The latest update shows and increase of 1,366 cases and 17 additional deaths.
State officials say cases are present in all 67 counties.
"COVID-19 cases and deaths continue to rise in Pennsylvania, and even though the daily increases are not exponential, now is not the time to become complacent," Secretary of Health Dr. Rachel Levine said. "We must continue to stay home to protect ourselves, our families, our community."
A county-by-county breakdown is available here.
There are 105,593 patients who have tested negative to date. Of the patients who have tested positive to date the age breakdown is as follows:
Less than 1% are aged 0-4;
Nearly 1% are aged 5-12;
1% are aged 13-18;
6% are aged 19-24;
Nearly 41% are aged 25-49;
Nearly 29% are aged 50-64; and
Nearly 21% are aged 65 or older.
Most of the patients hospitalized are aged 65 or older, and most of the deaths have occurred in patients 65 or older.
There have been no pediatric deaths to date. More data is available here.
RETURNING TO NORMALCY
During a 7 p.m. press conference, Gov. Tom Wolf thanked Pennsylvanians for their sacrifices.
"Each day we face a new set of realities and a new set of fears. But we Pennsylvanians are facing these new realities with a calm determination that has been nothing short of extraordinary. We're doing this together even as we have been apart, and I want to thank every one of you for facing this crisis in such courageous and masterful ways," said Wolf.
Wolf spoke about his multi-stage plan of returning to normalcy.
Watch his address below:
REOPENING THE ECONOMY
Wolf joined the governors of New York, New Jersey, Connecticut, Rhode Island and Delaware to announce that they will share information and form a task force to help guide the reopening of the states' economies once the crisis recedes. President Donald Trump asserted Monday that he is the ultimate decision-maker for determining how and when to reopen the country. Wolf, however, said that considering governors had the responsibility for closing states down, "I think we probably have the primary responsibility for opening it up." "I think this regional compact is premised on the idea that you're not going have a healthy economy if you have an unhealthy population," Wolf said on a conference call with reporters and the other governors. "So we've got to do both. We've got to get people healthy. The sequence is you've got to get people healthy first and then you can reopen the economy, not until, or the economy's not going to work."
VETERANS HOMES DEATHS
Six residents of Pennsylvania's state-run veterans homes have died from COVID-19, the Department of Military and Veterans Affairs said Monday. The agency said 11 other residents have tested positive, along with 17 people who work there. The coronavirus outbreak led the department to restrict visitors and activities, and perform daily health screenings. New admissions are on hold, according to department officials. Pennsylvania operates the extended care homes for honorably discharged state residents and their spouses. The homes are in Pittsburgh, Philadelphia, Scranton, Erie, Spring City and Hollidaysburg.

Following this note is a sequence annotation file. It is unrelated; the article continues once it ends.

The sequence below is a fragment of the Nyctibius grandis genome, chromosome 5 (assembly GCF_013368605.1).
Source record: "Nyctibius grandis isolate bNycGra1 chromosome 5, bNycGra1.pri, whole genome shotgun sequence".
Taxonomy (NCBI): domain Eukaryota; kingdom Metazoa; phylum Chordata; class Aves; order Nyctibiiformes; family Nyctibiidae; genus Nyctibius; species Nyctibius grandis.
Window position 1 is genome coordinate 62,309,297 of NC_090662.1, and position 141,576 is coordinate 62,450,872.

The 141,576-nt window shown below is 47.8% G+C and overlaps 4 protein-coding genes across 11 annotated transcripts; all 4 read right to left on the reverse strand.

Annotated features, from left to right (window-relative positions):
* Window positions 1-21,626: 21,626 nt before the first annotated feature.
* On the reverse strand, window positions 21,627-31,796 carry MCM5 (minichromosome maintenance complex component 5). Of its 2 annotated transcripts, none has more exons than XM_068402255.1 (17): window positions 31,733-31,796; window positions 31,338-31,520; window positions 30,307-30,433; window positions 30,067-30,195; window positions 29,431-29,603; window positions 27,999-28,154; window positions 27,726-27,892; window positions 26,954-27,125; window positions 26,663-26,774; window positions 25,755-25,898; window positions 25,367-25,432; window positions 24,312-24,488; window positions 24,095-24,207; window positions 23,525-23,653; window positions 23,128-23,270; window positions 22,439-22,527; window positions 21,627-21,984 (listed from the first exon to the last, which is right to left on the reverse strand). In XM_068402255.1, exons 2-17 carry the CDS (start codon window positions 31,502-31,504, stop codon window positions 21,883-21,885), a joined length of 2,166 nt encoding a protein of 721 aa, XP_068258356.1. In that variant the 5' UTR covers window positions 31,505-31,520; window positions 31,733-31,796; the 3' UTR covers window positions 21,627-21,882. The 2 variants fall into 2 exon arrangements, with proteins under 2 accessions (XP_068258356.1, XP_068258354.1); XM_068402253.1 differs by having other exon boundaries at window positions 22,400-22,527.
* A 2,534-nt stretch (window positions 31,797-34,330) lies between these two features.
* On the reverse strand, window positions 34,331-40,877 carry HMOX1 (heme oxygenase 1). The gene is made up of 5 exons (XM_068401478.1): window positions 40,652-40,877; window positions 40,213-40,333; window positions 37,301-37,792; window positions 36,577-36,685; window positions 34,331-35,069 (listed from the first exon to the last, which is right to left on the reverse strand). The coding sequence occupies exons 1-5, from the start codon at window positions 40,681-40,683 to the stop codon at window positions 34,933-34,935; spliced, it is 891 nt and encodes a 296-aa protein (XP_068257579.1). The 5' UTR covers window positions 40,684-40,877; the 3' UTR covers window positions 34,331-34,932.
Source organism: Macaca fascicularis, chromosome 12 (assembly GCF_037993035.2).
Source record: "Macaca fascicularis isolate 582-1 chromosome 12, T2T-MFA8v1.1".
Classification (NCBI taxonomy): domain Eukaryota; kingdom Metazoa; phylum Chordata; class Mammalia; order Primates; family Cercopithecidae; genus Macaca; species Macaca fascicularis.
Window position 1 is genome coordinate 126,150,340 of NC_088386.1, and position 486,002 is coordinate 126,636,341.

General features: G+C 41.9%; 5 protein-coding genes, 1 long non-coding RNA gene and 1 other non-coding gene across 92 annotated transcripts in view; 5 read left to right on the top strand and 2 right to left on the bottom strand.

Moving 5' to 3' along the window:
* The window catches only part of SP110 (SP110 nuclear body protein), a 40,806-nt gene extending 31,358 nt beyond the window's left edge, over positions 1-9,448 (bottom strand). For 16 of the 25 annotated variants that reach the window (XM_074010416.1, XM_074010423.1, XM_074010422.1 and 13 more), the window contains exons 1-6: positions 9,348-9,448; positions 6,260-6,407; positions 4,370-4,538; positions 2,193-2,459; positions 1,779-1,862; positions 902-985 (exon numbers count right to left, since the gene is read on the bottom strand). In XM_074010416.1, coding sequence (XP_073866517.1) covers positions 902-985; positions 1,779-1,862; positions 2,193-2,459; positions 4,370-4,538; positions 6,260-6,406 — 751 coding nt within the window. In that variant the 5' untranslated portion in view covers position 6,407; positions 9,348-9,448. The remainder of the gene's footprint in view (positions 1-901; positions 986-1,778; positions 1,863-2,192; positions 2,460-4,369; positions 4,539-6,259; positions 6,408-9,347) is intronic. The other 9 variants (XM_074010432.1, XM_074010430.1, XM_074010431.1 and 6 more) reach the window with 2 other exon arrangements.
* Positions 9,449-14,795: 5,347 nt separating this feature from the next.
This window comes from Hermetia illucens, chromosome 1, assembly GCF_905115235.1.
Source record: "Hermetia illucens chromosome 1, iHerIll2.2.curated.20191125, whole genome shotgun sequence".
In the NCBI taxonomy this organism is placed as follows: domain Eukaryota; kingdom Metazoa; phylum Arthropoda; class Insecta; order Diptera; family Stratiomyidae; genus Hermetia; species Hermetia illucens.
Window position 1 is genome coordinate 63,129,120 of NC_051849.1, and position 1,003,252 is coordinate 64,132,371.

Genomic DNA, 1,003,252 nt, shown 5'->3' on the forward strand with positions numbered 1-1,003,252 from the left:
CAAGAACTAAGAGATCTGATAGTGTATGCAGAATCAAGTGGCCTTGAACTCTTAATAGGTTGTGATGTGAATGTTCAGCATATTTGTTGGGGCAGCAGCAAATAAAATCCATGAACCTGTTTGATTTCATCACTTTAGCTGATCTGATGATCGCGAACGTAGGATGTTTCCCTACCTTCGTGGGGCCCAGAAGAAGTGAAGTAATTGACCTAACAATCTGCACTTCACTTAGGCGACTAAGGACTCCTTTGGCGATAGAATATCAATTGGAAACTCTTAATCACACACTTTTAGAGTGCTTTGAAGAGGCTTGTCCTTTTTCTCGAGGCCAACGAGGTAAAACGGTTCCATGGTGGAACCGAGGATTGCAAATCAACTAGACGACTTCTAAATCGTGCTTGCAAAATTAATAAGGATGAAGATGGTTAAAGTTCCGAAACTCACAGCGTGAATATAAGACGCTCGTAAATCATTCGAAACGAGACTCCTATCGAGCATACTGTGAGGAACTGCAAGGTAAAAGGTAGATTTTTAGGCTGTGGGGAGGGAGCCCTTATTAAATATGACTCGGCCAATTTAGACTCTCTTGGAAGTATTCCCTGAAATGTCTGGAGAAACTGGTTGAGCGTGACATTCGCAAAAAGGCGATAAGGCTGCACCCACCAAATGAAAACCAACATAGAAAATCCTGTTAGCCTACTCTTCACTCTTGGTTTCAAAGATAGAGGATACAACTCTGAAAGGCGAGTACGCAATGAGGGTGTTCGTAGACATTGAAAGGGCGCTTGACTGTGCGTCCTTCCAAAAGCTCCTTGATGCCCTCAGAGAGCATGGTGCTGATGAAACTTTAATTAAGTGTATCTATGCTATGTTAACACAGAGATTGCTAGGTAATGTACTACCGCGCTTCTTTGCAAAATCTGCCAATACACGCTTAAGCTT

More than 1.3 million Pennsylvanians have filed for unemployment compensation benefits in the four weeks after businesses began shutting down in earnest as Wolf called for measures to slow the spread of the coronavirus. In the seven days through Saturday, another 238,000 residents filed for benefits, the lowest weekly figure in the four full weeks since March 15.
CAR SALES LEGISLATION
Car dealers would be allowed to resume sales under a bill that advanced Monday on party lines from the House State Government Committee. The Republican majority pushed through the proposal, which would direct Wolf and his administration to allow all vehicle dealer activity that can be done with adequate social distancing and other safety measures. Democrats said that the proposal was too expansive and that another pending bill, permitting notaries to operate remotely, would essentially allow more online sales of vehicles. The House is expected to return to a floor voting session on Tuesday and could take up the bill, as well as other proposals that would permit more construction and retail businesses to operate during the pandemic. Wolf has said he would oppose the measures if it could threaten public health.
The Department of Corrections reported the first death of an inmate due to the virus. The department identified the inmate as a 67-year-old serving a life sentence in Phoenix state prison in Montgomery County for a first-degree murder conviction in Philadelphia. The inmate died Wednesday at the Einstein Medical Center, the department said. On Saturday, the Montgomery County coroner notified prison officials that the cause of death was acute respiratory distress from pneumonia due to COVID-19 with contributing factors of hypertensive cardiovascular disease and liver cirrhosis, it said.
POLICE ACADEMY SHUTS DOWN
The Pennsylvania State Police said Monday that its training academy in Hershey will be closed for at least two weeks after an enlisted staff member assigned to the facility tested positive for the virus. The 100 cadets in the training class will continue instruction remotely from home, the state police said. The cadet class has been at the academy since Jan. 12, and the state police's Bureau of Training and Education will work to ensure it can graduate by July 24 as scheduled. All other activities at the academy have been suspended since March.